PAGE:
Bottomfeeder: The Power of One

Merchants Cafe restores power to Pioneer Square.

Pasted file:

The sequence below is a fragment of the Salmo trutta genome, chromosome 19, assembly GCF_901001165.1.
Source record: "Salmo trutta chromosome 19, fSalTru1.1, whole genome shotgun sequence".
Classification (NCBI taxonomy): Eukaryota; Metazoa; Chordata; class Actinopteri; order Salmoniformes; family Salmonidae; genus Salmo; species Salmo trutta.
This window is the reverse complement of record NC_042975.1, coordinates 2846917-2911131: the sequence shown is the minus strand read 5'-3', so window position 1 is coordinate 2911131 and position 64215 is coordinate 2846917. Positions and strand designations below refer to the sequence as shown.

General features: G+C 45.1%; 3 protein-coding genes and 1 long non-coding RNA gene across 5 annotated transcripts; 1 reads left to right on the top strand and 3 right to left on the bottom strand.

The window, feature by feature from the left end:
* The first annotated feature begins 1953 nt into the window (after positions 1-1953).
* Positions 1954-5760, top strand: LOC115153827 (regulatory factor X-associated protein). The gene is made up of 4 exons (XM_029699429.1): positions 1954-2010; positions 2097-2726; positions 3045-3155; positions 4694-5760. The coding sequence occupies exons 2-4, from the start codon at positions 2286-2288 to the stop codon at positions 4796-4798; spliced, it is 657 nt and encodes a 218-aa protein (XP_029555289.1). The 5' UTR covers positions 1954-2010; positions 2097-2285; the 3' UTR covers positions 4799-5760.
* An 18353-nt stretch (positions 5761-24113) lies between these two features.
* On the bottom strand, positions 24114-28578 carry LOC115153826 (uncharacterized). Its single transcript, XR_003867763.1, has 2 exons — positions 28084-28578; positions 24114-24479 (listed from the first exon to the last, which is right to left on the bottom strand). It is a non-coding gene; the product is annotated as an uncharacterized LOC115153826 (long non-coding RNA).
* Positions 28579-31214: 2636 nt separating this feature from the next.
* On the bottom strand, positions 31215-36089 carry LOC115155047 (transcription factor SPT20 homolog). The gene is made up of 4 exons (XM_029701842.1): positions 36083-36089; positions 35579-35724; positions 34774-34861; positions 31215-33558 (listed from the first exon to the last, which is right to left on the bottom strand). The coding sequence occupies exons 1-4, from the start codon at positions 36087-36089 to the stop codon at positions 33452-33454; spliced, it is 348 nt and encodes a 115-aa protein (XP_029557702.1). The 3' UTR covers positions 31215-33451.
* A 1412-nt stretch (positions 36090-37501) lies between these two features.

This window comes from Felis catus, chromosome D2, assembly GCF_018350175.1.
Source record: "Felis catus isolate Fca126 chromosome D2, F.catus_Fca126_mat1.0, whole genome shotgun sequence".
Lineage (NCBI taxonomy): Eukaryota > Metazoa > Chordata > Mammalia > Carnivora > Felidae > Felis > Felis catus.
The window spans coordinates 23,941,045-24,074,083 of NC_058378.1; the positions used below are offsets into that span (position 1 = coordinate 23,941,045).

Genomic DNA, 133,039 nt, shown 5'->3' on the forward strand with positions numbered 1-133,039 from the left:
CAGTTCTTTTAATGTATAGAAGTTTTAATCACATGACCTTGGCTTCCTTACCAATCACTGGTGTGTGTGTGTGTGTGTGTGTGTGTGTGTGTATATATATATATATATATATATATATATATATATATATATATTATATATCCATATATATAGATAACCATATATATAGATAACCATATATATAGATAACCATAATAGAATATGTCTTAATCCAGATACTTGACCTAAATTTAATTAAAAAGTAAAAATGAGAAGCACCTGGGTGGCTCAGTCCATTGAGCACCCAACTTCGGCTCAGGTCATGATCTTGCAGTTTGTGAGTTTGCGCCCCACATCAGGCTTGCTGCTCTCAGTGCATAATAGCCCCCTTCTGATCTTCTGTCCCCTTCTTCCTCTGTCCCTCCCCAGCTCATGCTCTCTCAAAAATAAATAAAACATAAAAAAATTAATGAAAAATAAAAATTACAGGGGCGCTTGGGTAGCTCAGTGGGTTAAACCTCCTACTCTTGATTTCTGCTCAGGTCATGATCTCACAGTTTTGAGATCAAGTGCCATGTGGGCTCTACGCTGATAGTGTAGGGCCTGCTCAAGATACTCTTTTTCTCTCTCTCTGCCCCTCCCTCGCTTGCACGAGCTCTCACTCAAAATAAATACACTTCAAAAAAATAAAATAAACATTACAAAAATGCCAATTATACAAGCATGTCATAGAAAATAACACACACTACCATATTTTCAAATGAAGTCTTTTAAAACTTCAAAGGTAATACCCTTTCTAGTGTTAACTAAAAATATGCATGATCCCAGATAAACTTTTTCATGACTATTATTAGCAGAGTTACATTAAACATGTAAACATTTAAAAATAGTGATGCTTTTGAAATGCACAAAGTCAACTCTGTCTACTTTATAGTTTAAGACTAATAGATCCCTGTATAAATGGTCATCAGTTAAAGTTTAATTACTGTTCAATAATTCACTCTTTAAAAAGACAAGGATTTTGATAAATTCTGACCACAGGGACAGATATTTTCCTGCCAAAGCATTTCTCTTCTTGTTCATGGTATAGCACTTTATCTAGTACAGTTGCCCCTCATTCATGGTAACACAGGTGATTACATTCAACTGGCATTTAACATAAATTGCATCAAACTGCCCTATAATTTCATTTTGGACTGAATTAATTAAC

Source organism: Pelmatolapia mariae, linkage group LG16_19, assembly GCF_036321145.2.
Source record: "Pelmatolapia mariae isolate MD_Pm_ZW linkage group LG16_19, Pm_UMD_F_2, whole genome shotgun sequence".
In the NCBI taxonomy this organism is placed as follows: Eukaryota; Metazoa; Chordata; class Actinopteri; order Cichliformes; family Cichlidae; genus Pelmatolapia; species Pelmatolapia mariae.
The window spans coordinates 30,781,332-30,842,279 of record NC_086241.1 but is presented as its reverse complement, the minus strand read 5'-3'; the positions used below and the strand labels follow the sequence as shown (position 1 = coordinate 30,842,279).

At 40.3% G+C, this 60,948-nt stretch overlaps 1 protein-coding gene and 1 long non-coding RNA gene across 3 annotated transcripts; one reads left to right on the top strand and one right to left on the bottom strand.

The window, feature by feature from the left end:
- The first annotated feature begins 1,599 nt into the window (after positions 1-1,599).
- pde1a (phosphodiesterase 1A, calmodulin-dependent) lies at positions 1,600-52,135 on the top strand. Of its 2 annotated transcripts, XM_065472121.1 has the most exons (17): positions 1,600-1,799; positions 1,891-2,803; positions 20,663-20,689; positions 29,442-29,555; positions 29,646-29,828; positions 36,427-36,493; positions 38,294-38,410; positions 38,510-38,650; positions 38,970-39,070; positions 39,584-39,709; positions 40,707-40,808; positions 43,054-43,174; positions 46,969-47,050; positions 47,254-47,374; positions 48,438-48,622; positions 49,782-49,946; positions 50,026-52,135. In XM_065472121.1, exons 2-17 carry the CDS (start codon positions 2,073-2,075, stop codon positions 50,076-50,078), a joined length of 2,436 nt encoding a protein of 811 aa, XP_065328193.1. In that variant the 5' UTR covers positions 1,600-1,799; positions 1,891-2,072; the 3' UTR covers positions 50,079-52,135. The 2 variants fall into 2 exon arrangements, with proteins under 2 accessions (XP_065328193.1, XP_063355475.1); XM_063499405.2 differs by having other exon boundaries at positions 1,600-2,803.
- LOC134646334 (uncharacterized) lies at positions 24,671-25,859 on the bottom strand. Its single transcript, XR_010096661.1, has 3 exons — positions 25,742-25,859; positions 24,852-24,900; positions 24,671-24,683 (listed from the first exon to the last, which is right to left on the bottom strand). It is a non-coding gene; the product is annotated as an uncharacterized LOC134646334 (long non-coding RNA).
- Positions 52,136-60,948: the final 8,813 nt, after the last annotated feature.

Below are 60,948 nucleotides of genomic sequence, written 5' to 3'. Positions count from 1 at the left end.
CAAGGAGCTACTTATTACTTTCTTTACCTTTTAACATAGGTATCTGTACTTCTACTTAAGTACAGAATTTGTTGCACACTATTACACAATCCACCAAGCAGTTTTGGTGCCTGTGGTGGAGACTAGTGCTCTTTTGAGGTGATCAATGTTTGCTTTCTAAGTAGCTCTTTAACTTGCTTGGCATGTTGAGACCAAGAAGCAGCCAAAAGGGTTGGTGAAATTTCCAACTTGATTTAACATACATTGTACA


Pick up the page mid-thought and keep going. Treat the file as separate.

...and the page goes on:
An early-morning power breakfast in a hallowed downtown restaurant is Michael Douglas with slicked-back hair and a cell phone the size of a Dustbuster glued to his ear, barking orders to a floor trader about when to pull the trigger on pork futures between puffs of a cigarette and bites of poached egg. It's Melanie Griffith in a pantsuit telling the Dukes that she can run their company better than Eddie Murphy or Dan Aykroyd, because that's how women are these days. It's Alec Baldwin toweling off his nuts in the bathroom after successfully bullying Alan Arkin at a sales meeting. It's Richard Gere feeding strawberries and mimosas to Julia Roberts after he decides to build companies instead of dismantle them. That's power incarnate, with lox and capers. Or at least it was in the '80s. The 120-year-old Merchants Cafe is a hallowed downtown restaurant; the oldest in Seattle, in fact. But it's in Pioneer Square, the Jack Lemmon-in-Glengarry Glen Ross of downtown business districts. As Merchant's co-owner Dave Henderson (not the ex-Mariner) puts it, "Nobody's used to having breakfast in Pioneer Square." Unless that breakfast consists entirely of energy beer. Merchants has been serving weekday breakfast beginning at 6 a.m. since May. At that point, it also began offering late-night breakfast service until 4 a.m., with a different target audience in mind (Charlie Sheen after, say, 17 Manhattans). The "cafe" in the Merchants full name is a bit of a ruse—inside you'll find a sign that bills the space as "Seattle's Original Skid Row Saloon," and that description is spot-on. The size of the crowd, says Henderson, "depends on the day. We haven't packed the house yet, but we definitely have breakfast business daily now." When a smoking-hot blonde and I showed up at 8 one Wednesday morning, we were one of two tables, and the air was filled with sports highlights from the night before. She ordered a Denver omelet; I ordered the chicken-fried steak. Everything was really, really salty—in other words, perfect for George Wendt. If you don't think that man's got power, talk to us once you're under the table and he's still sitting down. mseely@seattleweekly.com

 
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